Urban Fantasy author Jenna Black gives us the behind the scenes look at the making (and backlash) from what she calls the "Controversial Scene" from her title The Devil Inside. You can read the "Controversial Scene" and don't miss the GIVEAWAY after Jenna Black's blog post for a chance to win a signed copy of the novel!
When I was first asked to do this guest blog, I was asked to write something about the Morgan Kingsley series that my readers wouldn’t be able to find anywhere else. The task was a little daunting, considering I’ve written five books in the series and done a fair number of blogs with each release. But then I realized there is one aspect of the Morgan Kingsley series I haven’t discussed before: the Controversial Scene.
There is one scene in the first book of the series, The Devil Inside, that seems to inspire more controversy—and strong reactions—than any other I’ve written. (I’m willing to bet that if you’ve read the book, you know which scene I’m talking about.) I’ve kept mum about it up until now, but now that the series has come to its conclusion, I thought I’d tell you a little bit about the history of the Controversial Scene.
For those of you not familiar with the book, the Controversial Scene involves Morgan, my heroine, making a deal with Adam, the demon-possessed cop who’s the only one who can help her rescue her boyfriend from the bad guys. She allows Adam, who is a sadist, to whip her in return for his help. There is a definite sexual overtone to the scene, but it is not BDSM, per se—it’s more about Adam’s revenge against Morgan for having almost gotten him killed.
The scene was controversial from the very beginning, when my editor didn’t like it and suggested it wasn’t necessary. However, I felt very strongly that it was necessary, so I rewrote it in hopes that she would like it better. When she still didn’t like it, I called her on the phone so I could explain exactly what purpose I intended the scene to play in the story so she could understand why I wanted to keep it, and so she could help me figure out how to make it work. We discussed together how I could alter the scene in ways it could better fulfill its purpose, and I revised the scene again. I’m very glad I made that phone call, because that back-and-forth was just what I needed to get the scene right That second revision is the version that made it into the final book.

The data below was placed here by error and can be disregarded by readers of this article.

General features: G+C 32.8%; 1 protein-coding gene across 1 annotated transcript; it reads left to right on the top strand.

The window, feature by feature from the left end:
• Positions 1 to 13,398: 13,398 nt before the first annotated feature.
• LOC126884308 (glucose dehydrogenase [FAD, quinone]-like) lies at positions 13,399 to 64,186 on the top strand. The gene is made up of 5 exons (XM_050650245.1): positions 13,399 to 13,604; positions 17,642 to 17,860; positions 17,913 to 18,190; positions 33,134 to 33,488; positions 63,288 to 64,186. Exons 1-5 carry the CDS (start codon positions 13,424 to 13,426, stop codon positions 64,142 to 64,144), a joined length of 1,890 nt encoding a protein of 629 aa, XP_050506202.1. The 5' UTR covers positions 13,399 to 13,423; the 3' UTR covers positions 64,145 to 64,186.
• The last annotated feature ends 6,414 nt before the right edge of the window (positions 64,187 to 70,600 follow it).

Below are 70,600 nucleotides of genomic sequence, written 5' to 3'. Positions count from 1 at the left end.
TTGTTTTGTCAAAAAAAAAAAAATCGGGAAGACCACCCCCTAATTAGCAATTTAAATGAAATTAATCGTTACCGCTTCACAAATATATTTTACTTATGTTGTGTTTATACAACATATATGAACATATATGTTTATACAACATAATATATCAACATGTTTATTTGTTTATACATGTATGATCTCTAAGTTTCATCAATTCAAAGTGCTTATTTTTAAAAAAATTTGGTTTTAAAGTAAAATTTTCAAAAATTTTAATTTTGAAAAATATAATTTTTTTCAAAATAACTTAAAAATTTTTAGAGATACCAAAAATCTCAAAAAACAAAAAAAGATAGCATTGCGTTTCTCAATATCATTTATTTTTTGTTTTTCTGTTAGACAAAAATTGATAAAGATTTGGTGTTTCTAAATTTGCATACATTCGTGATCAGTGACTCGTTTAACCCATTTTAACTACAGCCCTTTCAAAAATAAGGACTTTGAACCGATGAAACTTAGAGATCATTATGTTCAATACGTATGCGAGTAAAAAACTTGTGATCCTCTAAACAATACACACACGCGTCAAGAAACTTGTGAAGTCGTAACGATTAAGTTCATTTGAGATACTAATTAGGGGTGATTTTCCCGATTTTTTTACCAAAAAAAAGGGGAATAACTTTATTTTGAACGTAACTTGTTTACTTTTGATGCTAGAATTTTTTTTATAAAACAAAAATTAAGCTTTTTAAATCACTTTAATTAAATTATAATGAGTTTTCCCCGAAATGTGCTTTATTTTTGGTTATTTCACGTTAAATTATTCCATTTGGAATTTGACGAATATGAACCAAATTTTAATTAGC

So, why was I so passionate about keeping that scene, which I knew would bother some people even with the revisions? One reason was because of the rich story fodder it would provide me for later books, as Adam and Morgan are forced to work together afterward. (I didn’t specifically plan for the explosive effect that incident would turn out to have in Speak of the Devil, but I knew I could use it to create lots of conflict.) But much more important for me was the need to more fully illustrate the dichotomy between how Morgan sees herself and how she really is.
There are many times throughout the book when Morgan expresses her negative opinion of herself—she calls herself a coward, and she thinks of herself as selfish and unable to be self-sacrificing. Some of her behavior in the book even supports her opinion, although I as a writer never saw her that way. One challenge about writing a first person narrator is that readers sometimes take the narrator’s word for things and don’t consider that the narrator might not be entirely reliable. I didn’t want readers to get to the end of the book and believe Morgan’s negative opinion of herself.
The Controversial Scene put Morgan in position to sacrifice herself for the sake of someone she loves. It was something she never believed herself capable of, and yet she never hesitated. Despite her own opinion of her self-worth, she has plenty of heroic qualities, and this scene allowed me to shine a light on them. I think that without that scene, readers might have come away from the book believing Morgan is as selfish and cowardly as she claims to be, and that was not the kind of heroine I wanted her to be.
Showing readers a glimpse of Morgan’s potential to act in a heroic manner was important enough to me to fight for. And to face the criticism of those who find the scene upsetting. I’m not sure if there is any such thing as a “right” decision in writing, not when the quality of a book is so subjective; but I know that the decision to keep that scene was the right decision for me. I can only do the best that I can do, and if I had backed away from the challenge and just cut that scene, I never would have felt as if the book was the best I could possibly make it.
*GIVEAWAY ALERT* Three readers will be chosen at random to receive a signed copy of Jenna Black's THE DEVIL INSIDE. To enter please e-mail Whitney@RTBOOKREVIEWS.com. To be considered, the subject line of your email must be "The Devil Inside Giveaway." Winners will be announced on April 29th!